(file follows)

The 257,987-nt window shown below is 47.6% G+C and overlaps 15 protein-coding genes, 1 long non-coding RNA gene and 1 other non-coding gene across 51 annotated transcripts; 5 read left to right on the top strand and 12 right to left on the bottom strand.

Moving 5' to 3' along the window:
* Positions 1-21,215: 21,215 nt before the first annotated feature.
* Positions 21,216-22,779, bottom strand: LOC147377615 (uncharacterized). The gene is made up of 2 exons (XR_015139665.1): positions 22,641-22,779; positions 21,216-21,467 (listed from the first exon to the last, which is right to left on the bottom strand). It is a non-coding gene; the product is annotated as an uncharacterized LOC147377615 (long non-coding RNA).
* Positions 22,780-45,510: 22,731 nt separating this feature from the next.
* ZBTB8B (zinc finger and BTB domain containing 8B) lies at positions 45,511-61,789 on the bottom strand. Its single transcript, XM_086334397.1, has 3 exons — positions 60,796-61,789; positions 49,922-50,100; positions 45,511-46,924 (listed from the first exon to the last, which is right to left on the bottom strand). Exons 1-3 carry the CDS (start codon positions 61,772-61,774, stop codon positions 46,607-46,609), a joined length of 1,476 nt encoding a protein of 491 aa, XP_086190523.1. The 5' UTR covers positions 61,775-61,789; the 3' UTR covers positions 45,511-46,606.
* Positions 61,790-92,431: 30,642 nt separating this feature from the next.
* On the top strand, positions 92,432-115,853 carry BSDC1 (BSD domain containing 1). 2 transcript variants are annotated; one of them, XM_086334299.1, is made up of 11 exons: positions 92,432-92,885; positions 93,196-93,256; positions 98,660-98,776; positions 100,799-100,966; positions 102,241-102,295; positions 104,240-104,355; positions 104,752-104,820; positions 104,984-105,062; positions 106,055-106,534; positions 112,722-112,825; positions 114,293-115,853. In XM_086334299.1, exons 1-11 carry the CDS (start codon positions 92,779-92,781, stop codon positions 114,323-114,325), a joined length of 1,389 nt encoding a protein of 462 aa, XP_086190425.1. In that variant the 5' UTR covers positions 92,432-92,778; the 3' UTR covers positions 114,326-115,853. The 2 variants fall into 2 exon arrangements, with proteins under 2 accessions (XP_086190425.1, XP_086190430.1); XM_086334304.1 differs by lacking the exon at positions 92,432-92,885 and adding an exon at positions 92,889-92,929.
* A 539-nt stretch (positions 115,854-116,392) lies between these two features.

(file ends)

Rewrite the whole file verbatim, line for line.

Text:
The 257,987-nt window shown below is 47.6% G+C and overlaps 15 protein-coding genes, 1 long non-coding RNA gene and 1 other non-coding gene across 51 annotated transcripts; 5 read left to right on the top strand and 12 right to left on the bottom strand.

Moving 5' to 3' along the window:
* Positions 1-21,215: 21,215 nt before the first annotated feature.
* Positions 21,216-22,779, bottom strand: LOC147377615 (uncharacterized). The gene is made up of 2 exons (XR_015139665.1): positions 22,641-22,779; positions 21,216-21,467 (listed from the first exon to the last, which is right to left on the bottom strand). It is a non-coding gene; the product is annotated as an uncharacterized LOC147377615 (long non-coding RNA).
* Positions 22,780-45,510: 22,731 nt separating this feature from the next.
* ZBTB8B (zinc finger and BTB domain containing 8B) lies at positions 45,511-61,789 on the bottom strand. Its single transcript, XM_086334397.1, has 3 exons — positions 60,796-61,789; positions 49,922-50,100; positions 45,511-46,924 (listed from the first exon to the last, which is right to left on the bottom strand). Exons 1-3 carry the CDS (start codon positions 61,772-61,774, stop codon positions 46,607-46,609), a joined length of 1,476 nt encoding a protein of 491 aa, XP_086190523.1. The 5' UTR covers positions 61,775-61,789; the 3' UTR covers positions 45,511-46,606.
* Positions 61,790-92,431: 30,642 nt separating this feature from the next.
* On the top strand, positions 92,432-115,853 carry BSDC1 (BSD domain containing 1). 2 transcript variants are annotated; one of them, XM_086334299.1, is made up of 11 exons: positions 92,432-92,885; positions 93,196-93,256; positions 98,660-98,776; positions 100,799-100,966; positions 102,241-102,295; positions 104,240-104,355; positions 104,752-104,820; positions 104,984-105,062; positions 106,055-106,534; positions 112,722-112,825; positions 114,293-115,853. In XM_086334299.1, exons 1-11 carry the CDS (start codon positions 92,779-92,781, stop codon positions 114,323-114,325), a joined length of 1,389 nt encoding a protein of 462 aa, XP_086190425.1. In that variant the 5' UTR covers positions 92,432-92,778; the 3' UTR covers positions 114,326-115,853. The 2 variants fall into 2 exon arrangements, with proteins under 2 accessions (XP_086190425.1, XP_086190430.1); XM_086334304.1 differs by lacking the exon at positions 92,432-92,885 and adding an exon at positions 92,889-92,929.
* A 539-nt stretch (positions 115,854-116,392) lies between these two features.